Whistleblowing is when an employee reveals information about illegal working practices in their workplace or former workplace. Unscrupulous working practices might include making employees work in shoddy conditions, cutting corners when it comes to health and safety, keeping fraudulent finances or covering up a criminal offence.

While those who “blow the whistle” are generally displaying better behaviour than those whose wrongdoing they are uncovering, this does not mean that uncovering bad working practices isn’t without its risk – whistleblowers are often persecuted or victimised following their decisions, and they are vulnerable to unfair dismissal.

If you have been dismissed or victimised after revealing incidences of wrongdoing in your workplace, JMW can represent you and fight your corner. Call us on 0345 872 6666 to discuss your situation or fill out our enquiry form and someone will get back to you.

Working practices uncovered by whistleblowing

Working practices flagged up by whistleblowing are generally illegal, dangerous, or both. The danger could be to employees, members of the public, or the reputation of a company. Examples of issues often revealed through employee whistleblowing include:

  • Criminal offences
  • Dangerous working practices
  • Employing illegal workers/untrained staff
  • Covering up wrongdoing

As an example, an employee of a hospital may blow the whistle on working practices which are putting the health of patients at risk – this could include poor cleaning standards, or something as serious as abuse.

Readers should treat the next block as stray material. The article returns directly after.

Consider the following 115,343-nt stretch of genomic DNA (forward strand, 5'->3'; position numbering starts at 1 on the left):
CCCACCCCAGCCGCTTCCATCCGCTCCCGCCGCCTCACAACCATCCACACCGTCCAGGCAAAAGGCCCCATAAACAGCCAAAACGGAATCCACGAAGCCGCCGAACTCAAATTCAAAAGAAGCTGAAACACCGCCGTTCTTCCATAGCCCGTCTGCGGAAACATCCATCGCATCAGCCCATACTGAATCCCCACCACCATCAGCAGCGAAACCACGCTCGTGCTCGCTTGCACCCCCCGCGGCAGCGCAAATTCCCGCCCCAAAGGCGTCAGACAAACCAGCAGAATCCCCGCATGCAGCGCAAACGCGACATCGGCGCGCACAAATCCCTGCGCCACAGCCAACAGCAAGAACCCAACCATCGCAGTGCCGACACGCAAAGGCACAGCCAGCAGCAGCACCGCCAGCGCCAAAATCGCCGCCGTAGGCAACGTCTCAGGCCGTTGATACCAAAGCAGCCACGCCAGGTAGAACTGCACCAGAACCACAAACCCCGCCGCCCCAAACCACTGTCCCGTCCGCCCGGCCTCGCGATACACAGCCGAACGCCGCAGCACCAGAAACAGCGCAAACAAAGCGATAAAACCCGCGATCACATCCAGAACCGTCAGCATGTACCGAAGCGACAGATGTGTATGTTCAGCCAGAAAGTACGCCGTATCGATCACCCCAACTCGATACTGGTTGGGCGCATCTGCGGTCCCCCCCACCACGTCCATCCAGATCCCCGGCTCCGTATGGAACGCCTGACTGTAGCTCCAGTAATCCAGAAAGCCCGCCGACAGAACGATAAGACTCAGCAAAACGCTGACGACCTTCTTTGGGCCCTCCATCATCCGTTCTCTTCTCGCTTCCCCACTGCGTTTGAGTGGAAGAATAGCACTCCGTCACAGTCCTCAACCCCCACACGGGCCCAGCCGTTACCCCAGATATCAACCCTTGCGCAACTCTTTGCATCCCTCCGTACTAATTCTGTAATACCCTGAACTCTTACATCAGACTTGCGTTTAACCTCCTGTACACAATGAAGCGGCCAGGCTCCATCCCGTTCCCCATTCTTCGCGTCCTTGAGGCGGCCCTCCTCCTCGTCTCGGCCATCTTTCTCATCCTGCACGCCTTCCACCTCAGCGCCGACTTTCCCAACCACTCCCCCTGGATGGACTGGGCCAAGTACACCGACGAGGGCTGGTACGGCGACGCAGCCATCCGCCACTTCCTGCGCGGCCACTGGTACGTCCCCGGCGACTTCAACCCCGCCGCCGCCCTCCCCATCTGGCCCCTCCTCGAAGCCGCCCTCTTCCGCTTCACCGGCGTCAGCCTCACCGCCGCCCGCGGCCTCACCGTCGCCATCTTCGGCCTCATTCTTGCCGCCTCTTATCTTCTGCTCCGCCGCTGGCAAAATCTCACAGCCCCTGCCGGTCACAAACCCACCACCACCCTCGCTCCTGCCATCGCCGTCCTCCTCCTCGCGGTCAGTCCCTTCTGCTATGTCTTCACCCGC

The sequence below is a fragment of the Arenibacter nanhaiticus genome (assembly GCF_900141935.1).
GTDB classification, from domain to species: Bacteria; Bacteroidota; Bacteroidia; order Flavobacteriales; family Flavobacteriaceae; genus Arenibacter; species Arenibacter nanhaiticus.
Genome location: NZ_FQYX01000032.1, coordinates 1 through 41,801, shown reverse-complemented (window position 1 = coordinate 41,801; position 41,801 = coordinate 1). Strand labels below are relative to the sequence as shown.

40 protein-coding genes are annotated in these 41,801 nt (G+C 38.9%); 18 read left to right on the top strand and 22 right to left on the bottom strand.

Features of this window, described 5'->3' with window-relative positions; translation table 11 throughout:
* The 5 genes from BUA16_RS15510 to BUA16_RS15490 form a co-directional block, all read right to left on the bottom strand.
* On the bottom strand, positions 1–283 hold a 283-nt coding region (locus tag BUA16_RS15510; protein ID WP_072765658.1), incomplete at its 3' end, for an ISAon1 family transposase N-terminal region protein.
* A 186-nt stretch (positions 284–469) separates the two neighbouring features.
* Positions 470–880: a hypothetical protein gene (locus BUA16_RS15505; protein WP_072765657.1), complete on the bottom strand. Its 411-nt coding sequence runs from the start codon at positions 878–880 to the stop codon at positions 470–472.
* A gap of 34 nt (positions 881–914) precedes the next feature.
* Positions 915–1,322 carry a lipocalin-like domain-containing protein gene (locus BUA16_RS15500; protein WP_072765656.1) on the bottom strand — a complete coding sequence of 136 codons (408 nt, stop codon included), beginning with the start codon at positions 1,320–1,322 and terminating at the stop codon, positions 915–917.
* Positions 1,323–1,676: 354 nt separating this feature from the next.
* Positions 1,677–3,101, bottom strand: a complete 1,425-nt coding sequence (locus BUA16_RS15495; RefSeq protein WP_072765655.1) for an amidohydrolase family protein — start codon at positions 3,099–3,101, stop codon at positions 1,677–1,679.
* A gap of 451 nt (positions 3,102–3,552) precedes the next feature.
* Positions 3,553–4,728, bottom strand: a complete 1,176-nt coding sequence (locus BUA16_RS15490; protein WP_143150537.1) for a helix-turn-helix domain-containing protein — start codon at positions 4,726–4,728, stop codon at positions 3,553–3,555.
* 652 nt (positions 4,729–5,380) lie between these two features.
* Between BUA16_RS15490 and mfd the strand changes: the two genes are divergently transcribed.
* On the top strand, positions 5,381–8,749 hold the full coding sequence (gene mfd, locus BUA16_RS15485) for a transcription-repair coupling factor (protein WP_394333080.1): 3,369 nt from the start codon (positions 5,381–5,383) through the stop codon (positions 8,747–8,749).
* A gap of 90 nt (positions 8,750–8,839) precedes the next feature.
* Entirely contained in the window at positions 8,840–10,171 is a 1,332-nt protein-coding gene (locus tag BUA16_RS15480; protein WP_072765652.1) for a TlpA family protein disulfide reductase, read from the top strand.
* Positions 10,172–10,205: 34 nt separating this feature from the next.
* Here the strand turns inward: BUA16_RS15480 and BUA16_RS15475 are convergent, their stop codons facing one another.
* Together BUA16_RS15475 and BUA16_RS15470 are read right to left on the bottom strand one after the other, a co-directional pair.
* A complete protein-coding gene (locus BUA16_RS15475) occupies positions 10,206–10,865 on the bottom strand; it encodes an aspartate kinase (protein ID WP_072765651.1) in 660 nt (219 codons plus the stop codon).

Blowing the whistle is not simply making a complaint and if there are issues at your work which you feel could lead to serious injury or other problems then you should not feel as though you are betraying your employer by flagging them up.

How to blow the whistle

If you want to blow the whistle on illegal, dangerous or unsavoury working practices then you should ensure you disclose your information to a designated prescribed person to ensure employee rights remain in place.

A prescribed person could be the Health and Safety Executive or another regulatory body.

In certain situations employees may feel they have no choice but to report illegal working practices to the police.

How are you protected?

You cannot be dismissed from work because of whistleblowing. If this happens you can make a claim for unfair dismissal, as long as you blew the whistle because:

  • The health or safety of employees or the general public is at risk
  • A criminal offence is being committed
  • Wrongdoing is being covered up
  • Damage to the environment is a risk
  • A law is being broken

Find out more

If you have been unfairly victimised or dismissed from your role after whistleblowing for genuine reasons you are protected by law and can bring a case – contact JMW  for more information. You can call us on 0345 872 6666 or fill out our enquiry form and someone will be in touch as soon as possible.

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